Special exhibition tours of Art of the American Indians: The Thaw Collection and Dynasty and Divinity: Ife Art in Ancient Nigeria are available with exhibition admission. Times vary. For a schedule of upcoming tours, visit:

Lilly House Tours

Fridays, Saturdays and Sundays
2 p.m.

The IMA offers free, regularly scheduled tours of Lilly House, the American Country Place Era home of the late Indianapolis businessman, philanthropist, and collector J. K. Lilly, Jr. Tours meet in the Lilly House lobby.

Meditation Hikes

Every Friday
5:30-6:30 p.m.
Meet at Efroymson Family Entrance Pavilion

Each Friday, IMA is the site of Meditation Peace Hikes facilitated by Global Peace Initiatives. In the spirit of mindfulness, the hikes move through the IMA’s grounds, gardens, or 100 Acres: The Virginia B. Fairbanks Art & Nature Park, sometimes in silence and sometimes with dialogue. Hikes occur regardless of the weather. Tours depart promptly at 5:30 p.m. from the Efroymson Family Entrance Pavilion. For more information, visit


Noon – 4 p.m.
Star Studio Classroom

Free drop-in visitor art making is available in the Star Studio classroom each Saturday. Work with a teaching artist and make your own piece of art inspired by the exhibitions and ideas on display at the IMA. Projects are designed to be accessible and fun for museum visitors of all ages and levels of experience making art. Star Studio is open for self-guided art making during all regular IMA hours.


Art of the American Indians: The Thaw Collection

December 2, 2011–February 12, 2012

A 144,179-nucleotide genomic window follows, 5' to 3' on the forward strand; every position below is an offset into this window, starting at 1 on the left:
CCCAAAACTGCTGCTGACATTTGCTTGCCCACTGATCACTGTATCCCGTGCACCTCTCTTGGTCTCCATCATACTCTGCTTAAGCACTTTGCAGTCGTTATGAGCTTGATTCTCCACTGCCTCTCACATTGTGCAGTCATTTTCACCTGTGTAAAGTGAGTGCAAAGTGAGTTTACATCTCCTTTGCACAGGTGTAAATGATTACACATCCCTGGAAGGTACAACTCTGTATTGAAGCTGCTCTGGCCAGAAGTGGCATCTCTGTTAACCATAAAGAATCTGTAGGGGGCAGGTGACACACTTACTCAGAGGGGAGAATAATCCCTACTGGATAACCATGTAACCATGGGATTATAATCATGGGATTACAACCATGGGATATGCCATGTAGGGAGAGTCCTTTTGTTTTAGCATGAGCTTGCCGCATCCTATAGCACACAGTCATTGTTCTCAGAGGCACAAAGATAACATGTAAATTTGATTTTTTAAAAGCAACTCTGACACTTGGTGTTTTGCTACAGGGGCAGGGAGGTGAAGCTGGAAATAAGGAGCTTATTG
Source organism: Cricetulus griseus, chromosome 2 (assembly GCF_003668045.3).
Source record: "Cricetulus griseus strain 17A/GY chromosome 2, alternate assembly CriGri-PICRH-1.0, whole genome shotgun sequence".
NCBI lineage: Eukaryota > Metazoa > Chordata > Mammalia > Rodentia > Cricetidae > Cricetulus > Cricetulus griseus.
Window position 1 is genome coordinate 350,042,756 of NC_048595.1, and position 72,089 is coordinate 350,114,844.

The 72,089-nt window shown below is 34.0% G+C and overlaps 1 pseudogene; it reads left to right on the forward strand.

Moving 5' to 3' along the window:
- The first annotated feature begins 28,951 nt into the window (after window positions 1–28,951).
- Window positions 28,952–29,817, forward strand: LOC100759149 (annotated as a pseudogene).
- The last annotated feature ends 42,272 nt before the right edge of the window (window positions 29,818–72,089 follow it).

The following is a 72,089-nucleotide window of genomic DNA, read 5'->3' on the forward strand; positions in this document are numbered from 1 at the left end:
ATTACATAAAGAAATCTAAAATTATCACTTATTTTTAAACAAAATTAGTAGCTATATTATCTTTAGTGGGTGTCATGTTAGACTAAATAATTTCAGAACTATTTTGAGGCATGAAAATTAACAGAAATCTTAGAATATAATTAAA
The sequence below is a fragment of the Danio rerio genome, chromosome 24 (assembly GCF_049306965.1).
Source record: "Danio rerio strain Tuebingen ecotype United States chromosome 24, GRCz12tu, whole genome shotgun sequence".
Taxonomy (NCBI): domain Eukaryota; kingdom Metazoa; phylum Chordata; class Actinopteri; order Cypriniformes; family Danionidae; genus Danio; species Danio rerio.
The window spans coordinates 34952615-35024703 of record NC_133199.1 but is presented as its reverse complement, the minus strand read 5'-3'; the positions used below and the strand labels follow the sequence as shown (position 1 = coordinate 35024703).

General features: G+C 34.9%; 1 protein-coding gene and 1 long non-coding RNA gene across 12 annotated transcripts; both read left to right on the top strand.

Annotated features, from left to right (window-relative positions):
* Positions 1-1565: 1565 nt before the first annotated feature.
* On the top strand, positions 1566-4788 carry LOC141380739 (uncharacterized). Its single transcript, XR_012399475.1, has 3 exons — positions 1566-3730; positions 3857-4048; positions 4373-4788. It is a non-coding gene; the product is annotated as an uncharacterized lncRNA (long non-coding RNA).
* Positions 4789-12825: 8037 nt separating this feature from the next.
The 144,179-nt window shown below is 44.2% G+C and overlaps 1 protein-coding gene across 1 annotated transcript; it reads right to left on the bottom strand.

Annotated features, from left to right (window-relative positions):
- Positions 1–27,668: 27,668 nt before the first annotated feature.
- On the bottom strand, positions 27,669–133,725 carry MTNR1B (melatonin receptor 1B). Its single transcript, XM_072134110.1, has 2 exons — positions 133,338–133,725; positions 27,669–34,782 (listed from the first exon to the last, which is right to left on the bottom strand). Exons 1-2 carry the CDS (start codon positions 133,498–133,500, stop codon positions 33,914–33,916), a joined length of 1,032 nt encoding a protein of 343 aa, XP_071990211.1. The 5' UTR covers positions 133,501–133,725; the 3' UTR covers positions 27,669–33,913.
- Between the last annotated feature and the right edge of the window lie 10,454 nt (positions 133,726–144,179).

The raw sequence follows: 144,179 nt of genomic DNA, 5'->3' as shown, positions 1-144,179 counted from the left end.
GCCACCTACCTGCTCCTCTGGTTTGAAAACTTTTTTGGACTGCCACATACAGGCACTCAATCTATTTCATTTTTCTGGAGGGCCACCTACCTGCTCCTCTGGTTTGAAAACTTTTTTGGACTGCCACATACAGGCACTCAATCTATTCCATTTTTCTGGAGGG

11 a.m.–5 p.m. Tuesdays, Wednesdays and Saturdays
11 a.m.–9 p.m. Thursdays and Fridays
Noon–5 p.m. Sundays
Allen Whitehill Clowes Gallery in Wood Pavilion
$8 Public, Free for IMA members

The Eugene and Clare Thaw Collection of North American Indian art comprises more than 800 masterpieces of Native American art spanning more than 2,000 years. This exhibition features more than 80 of the most outstanding works of art drawn from this collection, now held at the Fenimore Art Museum. The exhibition highlights the beauty and virtuosity of each piece, presenting it as a milestone of creativity and individual artistic expression. The exhibition also reveals the extraordinary range of art produced by Native American cultures. While the works of art are enormously diversified in type, style, and use of materials, they exude a consistent appreciation of the power of the natural world in human affairs and the universal appeal of beautifully realized works of art. This exhibition is organized by the Fenimore Art Museum in Cooperstown, New York.

The Universe Is Flux: The Art of Tawara Yūsaku

November 11, 2011–April 1, 2012
11 a.m.–5 p.m. Tuesdays, Wednesdays and Saturdays
11 a.m.–9 p.m. Thursdays and Fridays
Noon–5 p.m. Sundays
Thompson Gallery, Hurwitz Gallery and Appel Gallery